It was as if Sterling Johnson never left.
That wasn’t a coincidence: When the senior joined West Forsyth’s basketball team this year, he already knew a good amount of his fellow seniors from his time in middle school. He transferred to King’s Ridge before his freshman year, but at every team camp over the summer, including an overnight one at Wofford College over the summer, it was clear the rapport was still there.
“The kids really like him,” West boys coach Fredrick Hurt said. “They've known him, they grew up together. It was fun to watch the interaction this summer, seeing laughter. In my mind he's new, but in their mind, he's not new. They've stayed in touch with him the whole time. It's kind of fun to watch that develop over the summer.”
And in his return to the public school ranks, Johnson has fit in nicely on the court as well. In a 91-70 win over Collins Hill last week, a game he already looks back on fondly, he finished with 11 points and four rebounds. It wasn’t the flashiest game for him on the stat sheet, but that never mattered.
“What works for us is when we all share the ball,” Johnson said. “It seems like if you look at the box score from a lot of our games, we have a lot of games where five or six people are in double digits. People just move the ball and aren't trying to force stuff. That always seems to work for us.”
Johnson’s decision to come to West wasn’t entirely his, as was the decision to go to King’s Ridge in the first place. But after that school’s coach left and the Tigers finished the 2018-19 with a 4-19 record, the decision was made a little easier. Once he was with the Wolverines, any remaining reservations about leaving were gone.
“It was kind of in the back of my mind,” Johnson said. “I kind of wanted to come back. When I first found out that i would have to come here, at the beginning I was kind of sad. Now that I see it, I feel like I kind of prefer this.”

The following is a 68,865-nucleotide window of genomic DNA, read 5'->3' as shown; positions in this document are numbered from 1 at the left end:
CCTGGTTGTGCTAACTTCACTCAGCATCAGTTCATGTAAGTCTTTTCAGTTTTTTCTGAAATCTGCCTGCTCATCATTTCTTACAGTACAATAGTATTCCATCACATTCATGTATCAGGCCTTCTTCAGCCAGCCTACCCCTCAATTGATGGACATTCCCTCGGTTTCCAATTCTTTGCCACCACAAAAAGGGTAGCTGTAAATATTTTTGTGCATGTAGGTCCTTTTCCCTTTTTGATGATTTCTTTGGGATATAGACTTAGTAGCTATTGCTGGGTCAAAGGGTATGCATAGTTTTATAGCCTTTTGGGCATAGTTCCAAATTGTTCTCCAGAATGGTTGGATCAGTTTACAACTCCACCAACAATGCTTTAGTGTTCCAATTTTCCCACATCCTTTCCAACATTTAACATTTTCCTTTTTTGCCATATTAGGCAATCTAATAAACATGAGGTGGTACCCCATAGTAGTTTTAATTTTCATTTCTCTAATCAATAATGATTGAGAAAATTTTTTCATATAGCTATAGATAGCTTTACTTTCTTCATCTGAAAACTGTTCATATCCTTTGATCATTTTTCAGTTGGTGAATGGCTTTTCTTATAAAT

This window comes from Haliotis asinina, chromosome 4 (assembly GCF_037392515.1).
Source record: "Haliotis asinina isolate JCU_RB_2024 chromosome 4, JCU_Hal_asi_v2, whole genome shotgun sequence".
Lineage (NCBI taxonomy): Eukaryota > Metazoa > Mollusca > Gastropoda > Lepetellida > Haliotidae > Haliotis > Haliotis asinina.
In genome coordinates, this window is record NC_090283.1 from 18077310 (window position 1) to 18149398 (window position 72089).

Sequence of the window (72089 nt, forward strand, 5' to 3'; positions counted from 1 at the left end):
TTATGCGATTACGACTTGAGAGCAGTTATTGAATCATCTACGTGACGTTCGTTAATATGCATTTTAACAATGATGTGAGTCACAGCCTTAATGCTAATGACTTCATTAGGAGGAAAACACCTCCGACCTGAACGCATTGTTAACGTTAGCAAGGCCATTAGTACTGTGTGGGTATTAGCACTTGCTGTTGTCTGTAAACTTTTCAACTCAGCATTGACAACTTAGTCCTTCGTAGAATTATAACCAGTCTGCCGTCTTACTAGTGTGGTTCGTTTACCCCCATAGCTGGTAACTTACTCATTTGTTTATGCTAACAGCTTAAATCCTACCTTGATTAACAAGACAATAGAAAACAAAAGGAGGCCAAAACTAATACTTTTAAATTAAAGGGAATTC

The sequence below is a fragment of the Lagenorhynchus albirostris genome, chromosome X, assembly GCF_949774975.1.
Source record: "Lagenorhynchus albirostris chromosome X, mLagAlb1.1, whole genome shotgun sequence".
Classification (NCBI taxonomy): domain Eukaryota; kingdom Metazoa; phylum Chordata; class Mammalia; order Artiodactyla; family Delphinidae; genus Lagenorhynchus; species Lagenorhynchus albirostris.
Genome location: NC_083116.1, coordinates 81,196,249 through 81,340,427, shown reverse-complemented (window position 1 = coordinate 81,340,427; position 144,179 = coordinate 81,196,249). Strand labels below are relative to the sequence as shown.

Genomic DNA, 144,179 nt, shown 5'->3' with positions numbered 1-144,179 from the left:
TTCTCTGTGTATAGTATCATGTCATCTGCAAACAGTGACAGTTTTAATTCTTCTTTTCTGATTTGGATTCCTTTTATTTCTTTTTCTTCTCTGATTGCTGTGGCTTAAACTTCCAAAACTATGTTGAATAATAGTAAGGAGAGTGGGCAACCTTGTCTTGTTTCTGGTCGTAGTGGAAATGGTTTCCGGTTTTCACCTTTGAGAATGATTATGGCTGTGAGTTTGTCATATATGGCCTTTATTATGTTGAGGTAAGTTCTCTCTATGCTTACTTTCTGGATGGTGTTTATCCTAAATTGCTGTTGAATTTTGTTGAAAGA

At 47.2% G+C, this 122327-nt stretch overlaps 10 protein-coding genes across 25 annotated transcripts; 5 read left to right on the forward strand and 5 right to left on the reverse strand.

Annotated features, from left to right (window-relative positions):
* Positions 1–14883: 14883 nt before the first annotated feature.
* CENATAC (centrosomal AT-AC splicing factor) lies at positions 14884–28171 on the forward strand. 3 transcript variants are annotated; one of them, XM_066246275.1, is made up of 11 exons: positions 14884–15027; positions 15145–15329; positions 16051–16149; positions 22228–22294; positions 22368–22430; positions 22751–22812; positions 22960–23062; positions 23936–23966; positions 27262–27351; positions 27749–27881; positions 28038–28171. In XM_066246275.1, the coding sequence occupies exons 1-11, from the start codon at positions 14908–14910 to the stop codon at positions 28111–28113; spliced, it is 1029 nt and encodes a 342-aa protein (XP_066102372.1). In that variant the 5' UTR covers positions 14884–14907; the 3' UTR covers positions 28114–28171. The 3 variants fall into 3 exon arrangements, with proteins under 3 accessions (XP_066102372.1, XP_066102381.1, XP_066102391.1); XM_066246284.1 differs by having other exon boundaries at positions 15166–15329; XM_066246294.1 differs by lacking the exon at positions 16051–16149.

Of course, going from a 1A Private school to a 7A school is quite a jump. Playing with bigger guys wasn’t much of a transition — he’s played AAU ball, after all — but that doesn’t mean there hasn’t been anything new to get used to.
“I wouldn't say (there's) challenges, but one difference that I notice with 7A teams is they have more depth,” Johnson said. “Usually at the smaller schools, they're still good but they're kind of top-heavy at the same time.”
At 6-foot-5, Johnson has the size to guard opponents’ bigger players, but the Wolverines prefer to play him as a wing rather than post him up. For Hurt, Johnson’s a guy who can run the floor, get rebounds and score, and more importantly, he brings a lot of versatility regardless of the kind of lineup the Wolverines trot out.
“He has a good size, he's athletic and it just helps our versatility,” Hurt said. “We can do multiple things. We haven't really shown all of that versatility yet. We're saving some of it, but there's also some things we've still got to work on. It's just going to open the door for a big lineup, for a small lineup. We're super excited.”
It’s hard for the Wolverines not to be thrilled: They’re 5-0 to start the season, and for Johnson, the work with his new, yet familiar team is only just beginning.
“It's good being back,” he said. “I think we have pretty good chemistry. I've only been with them since the summer, but I feel like down the road it'll be even better.”